Northwest students perform the first all black high school musical of "The Color Purple." From left to right: Mekhai Lee, Northwest teacher and director Corey Mitchell, Phillip Johnson, Keston Steele, Britany Bowens, Danielle Hopkins.

Northwest students perform the first all black high school musical of “The Color Purple.” From left to right: Mekhai Lee, Northwest teacher and director Corey Mitchell, Phillip Johnson, Keston Steele, Britany Bowens, Danielle Hopkins.

When Northwest School of the Arts teacher Corey Mitchell approached film producer Robin Grey with an idea for a documentary three years ago, Grey thought, “This is just the kind of thing that we’re always interested in.”

The documentary, “Purple Dreams,” follows Mitchell’s students as they create the first all black high school production of “The Color Purple,” while balancing their schoolwork and often-stressful home lives. The story culminates with an invitation to perform the musical at the International Thespian Festival (ITF) in Nebraska, an honor Northwest had not received in 35 years. At the end of the film, three of the leading cast members receive college scholarships.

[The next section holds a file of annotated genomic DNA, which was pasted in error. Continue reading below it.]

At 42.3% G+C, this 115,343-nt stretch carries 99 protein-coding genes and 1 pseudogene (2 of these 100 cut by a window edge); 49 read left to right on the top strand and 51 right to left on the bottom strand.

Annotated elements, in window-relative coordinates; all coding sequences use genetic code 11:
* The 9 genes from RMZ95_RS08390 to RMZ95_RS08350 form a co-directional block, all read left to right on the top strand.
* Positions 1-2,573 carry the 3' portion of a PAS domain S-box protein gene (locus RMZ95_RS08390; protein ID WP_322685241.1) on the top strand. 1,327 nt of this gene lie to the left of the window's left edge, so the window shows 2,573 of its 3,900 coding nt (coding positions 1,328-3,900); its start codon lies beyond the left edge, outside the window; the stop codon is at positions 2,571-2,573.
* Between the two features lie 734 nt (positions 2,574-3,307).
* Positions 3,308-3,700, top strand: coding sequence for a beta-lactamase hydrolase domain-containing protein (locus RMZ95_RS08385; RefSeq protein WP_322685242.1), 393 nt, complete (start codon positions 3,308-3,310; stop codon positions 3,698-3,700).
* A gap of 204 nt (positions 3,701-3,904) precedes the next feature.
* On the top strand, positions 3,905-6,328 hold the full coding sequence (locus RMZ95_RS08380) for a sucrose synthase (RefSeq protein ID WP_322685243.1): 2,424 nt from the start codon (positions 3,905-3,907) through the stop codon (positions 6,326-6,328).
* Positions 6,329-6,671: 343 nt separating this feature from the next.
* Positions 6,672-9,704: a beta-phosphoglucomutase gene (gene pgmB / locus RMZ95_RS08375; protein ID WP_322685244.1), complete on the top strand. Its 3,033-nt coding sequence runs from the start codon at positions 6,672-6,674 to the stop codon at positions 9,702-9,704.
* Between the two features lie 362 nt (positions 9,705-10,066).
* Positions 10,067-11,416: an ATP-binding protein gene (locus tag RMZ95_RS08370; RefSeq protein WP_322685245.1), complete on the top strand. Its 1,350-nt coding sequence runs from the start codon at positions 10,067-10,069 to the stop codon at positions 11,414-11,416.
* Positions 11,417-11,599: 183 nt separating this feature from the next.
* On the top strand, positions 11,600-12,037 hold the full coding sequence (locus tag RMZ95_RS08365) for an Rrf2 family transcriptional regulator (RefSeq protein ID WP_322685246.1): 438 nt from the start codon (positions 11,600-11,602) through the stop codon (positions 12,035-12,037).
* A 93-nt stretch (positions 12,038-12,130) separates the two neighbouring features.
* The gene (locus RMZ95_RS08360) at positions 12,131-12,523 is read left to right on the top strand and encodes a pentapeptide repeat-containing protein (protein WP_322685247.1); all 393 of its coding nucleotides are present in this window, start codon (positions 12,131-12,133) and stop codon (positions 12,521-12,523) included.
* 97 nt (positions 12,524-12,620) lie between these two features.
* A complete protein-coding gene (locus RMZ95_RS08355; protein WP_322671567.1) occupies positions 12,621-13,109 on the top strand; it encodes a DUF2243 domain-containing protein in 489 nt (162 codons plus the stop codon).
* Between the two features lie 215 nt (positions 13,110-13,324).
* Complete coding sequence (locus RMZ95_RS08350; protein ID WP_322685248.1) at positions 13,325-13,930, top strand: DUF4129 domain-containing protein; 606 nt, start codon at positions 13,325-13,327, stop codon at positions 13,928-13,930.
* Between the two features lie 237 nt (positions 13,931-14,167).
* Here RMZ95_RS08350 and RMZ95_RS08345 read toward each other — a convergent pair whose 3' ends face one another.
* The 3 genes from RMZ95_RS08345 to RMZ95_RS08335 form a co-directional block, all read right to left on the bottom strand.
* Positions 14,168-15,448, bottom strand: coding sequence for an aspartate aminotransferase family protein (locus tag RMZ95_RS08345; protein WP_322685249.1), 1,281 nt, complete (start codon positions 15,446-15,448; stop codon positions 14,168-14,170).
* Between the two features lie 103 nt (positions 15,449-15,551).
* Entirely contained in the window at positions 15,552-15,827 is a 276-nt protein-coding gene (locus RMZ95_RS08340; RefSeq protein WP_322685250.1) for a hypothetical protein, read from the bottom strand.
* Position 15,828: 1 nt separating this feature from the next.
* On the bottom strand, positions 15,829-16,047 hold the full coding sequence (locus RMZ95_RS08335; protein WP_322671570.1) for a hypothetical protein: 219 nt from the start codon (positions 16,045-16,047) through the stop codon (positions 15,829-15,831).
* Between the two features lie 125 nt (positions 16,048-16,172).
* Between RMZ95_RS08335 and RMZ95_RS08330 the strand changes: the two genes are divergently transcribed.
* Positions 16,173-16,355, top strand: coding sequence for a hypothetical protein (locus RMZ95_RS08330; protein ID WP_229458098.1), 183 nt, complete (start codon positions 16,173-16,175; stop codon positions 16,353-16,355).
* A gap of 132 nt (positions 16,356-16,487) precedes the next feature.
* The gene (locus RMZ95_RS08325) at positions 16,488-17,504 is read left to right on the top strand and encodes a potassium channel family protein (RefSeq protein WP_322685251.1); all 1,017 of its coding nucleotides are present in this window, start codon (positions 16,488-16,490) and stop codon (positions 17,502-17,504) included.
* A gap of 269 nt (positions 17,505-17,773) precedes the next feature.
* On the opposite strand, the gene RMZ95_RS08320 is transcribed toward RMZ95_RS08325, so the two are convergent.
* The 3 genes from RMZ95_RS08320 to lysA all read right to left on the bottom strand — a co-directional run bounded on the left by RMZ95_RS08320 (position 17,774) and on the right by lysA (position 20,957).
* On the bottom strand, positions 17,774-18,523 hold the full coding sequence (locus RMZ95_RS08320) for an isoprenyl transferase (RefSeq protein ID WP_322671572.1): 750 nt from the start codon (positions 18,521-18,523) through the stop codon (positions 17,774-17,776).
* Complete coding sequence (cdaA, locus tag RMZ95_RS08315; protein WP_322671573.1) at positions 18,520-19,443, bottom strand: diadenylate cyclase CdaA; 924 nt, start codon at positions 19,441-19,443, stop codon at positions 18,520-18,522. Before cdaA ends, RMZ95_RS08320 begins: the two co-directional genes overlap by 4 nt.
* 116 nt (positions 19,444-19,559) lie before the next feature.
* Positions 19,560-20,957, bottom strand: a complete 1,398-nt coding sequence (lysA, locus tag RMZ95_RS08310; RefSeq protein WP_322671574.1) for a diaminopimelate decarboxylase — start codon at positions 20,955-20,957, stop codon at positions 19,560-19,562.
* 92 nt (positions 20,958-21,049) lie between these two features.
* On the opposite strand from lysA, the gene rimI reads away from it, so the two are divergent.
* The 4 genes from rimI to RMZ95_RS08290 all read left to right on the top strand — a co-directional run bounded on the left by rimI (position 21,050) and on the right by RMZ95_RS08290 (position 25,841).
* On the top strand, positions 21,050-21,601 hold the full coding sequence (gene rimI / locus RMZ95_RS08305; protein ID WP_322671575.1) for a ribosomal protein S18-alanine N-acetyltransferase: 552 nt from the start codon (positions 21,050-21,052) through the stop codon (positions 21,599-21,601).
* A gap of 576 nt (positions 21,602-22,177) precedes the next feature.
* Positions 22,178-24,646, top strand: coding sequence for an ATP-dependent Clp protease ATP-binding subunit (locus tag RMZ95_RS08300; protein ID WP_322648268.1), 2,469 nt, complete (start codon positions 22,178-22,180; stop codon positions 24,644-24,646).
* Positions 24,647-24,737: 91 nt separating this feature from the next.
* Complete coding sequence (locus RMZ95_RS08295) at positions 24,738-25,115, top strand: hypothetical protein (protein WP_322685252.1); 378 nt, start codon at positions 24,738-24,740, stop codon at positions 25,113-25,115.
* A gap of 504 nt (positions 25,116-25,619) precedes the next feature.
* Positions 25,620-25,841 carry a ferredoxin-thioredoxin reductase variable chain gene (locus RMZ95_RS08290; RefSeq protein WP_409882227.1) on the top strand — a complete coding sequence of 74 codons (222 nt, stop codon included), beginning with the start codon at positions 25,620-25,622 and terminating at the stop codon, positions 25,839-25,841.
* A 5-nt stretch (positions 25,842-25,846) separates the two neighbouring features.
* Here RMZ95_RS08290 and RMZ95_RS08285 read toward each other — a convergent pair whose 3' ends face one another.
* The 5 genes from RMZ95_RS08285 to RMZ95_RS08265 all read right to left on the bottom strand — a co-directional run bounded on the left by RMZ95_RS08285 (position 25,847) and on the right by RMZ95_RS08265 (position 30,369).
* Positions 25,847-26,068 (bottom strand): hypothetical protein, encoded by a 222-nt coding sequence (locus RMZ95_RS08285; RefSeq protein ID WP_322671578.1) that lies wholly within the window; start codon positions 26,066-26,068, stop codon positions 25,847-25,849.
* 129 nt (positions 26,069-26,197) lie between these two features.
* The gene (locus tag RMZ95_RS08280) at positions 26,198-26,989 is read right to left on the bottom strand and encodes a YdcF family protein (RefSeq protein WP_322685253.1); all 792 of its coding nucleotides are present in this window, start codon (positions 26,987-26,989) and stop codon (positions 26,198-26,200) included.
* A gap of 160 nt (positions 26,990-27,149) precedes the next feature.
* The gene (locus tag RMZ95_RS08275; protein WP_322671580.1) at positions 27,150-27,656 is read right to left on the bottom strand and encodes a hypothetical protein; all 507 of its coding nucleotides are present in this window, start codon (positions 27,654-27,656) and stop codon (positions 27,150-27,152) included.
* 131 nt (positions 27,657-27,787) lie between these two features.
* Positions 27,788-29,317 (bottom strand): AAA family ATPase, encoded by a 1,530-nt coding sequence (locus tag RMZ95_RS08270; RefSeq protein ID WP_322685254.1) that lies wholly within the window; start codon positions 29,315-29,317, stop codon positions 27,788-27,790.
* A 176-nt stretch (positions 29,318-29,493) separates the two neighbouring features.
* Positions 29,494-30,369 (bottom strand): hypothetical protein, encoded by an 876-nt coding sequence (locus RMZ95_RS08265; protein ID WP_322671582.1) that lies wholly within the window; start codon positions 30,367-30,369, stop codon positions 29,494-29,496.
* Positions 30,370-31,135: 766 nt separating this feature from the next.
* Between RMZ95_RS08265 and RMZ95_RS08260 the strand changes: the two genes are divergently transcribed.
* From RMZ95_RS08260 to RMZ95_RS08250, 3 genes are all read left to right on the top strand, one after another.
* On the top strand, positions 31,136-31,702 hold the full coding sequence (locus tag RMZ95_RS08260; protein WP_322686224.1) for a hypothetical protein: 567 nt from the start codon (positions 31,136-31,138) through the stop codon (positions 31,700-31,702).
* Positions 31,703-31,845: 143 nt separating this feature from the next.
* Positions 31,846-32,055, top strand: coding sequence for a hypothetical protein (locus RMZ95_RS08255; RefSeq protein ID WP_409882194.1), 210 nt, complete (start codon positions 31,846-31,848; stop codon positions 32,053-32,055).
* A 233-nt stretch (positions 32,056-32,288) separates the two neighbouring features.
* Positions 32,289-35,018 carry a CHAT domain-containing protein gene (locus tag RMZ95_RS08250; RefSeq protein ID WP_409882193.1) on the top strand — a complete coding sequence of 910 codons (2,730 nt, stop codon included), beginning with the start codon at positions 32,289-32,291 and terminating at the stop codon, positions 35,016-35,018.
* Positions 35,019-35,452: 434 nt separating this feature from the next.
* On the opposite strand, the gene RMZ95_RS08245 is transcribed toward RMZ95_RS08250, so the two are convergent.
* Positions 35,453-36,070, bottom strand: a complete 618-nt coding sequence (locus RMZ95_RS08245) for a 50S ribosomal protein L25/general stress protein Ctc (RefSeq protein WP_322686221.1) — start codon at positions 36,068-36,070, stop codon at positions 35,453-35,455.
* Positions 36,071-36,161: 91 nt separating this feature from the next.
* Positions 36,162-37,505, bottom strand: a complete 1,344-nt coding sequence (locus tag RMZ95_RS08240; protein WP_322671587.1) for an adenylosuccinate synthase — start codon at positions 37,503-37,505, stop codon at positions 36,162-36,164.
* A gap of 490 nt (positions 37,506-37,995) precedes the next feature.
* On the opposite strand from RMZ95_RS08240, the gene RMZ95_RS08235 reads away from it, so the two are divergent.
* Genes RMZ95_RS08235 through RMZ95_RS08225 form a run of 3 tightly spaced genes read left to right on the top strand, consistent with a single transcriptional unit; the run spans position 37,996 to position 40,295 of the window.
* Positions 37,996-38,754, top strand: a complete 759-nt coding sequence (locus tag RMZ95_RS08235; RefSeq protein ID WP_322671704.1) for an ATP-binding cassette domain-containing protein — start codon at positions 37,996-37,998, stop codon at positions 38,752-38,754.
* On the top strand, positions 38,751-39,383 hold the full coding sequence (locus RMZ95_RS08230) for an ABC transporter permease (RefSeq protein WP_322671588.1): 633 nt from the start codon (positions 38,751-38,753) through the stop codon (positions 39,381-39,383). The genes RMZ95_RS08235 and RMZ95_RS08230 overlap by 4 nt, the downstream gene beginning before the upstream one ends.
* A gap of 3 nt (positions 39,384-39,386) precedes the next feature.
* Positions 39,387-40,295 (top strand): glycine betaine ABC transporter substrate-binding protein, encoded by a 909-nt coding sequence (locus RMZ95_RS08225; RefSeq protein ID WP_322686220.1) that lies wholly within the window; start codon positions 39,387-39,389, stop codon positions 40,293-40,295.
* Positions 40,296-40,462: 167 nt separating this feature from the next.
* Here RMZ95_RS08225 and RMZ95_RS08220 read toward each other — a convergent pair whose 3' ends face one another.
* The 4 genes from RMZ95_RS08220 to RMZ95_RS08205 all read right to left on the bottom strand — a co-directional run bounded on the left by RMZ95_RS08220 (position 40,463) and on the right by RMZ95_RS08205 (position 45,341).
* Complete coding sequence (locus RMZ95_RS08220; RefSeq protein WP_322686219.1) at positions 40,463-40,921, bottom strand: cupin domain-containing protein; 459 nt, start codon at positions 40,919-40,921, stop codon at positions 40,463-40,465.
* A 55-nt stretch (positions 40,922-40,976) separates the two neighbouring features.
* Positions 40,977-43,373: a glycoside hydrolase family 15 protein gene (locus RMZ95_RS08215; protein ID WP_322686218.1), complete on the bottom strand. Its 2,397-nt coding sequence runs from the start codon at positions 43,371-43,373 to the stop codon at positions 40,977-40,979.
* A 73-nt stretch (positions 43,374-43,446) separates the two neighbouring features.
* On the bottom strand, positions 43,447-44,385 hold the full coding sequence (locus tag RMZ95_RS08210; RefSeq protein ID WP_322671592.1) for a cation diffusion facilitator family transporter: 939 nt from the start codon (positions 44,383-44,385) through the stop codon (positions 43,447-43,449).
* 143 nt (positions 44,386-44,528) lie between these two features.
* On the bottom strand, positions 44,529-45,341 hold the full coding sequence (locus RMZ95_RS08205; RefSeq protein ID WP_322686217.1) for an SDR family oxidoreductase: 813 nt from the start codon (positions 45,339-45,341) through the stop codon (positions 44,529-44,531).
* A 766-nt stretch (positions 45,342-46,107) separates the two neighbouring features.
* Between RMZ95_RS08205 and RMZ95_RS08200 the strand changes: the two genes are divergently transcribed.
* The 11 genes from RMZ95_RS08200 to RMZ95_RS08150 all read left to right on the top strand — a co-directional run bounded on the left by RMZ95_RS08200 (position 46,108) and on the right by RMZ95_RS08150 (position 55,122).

Related: Theater helps English learners master Common Core: But can it close the achievement gap?

College is not a given for many Northwest students. According to principal Melody Sears, the arts magnet school has a minority enrollment of 63 percent, and 46 percent of students qualify for free or reduced lunch. But, last year Northwest’s graduation rate was 96 percent, with 85 percent of students going on to receive post-secondary degrees. And of the 72 students who participated in “The Color Purple,” five are still in high school, seven changed schools, nine are not enrolled in a higher learning program and 51 students are currently enrolled in a two or four-year degree program.

Northwest operates on the idea that arts education helps keep students in school and gets them to college. Grey says the film is evidence of this, and she hopes it will encourage school administrators to reinstate or revitalize their arts programs. After three years and 170 hours of footage, Grey and her business partner Joanne Hock hope the film will come out this fall.

Related: Academics forced to prove their worth

The Hechinger Report spoke with Grey about “Purple Dreams” and the connection between the arts and college attendance. This interview has been edited for clarity and length.

Question: How was theater a vehicle to higher education for these students?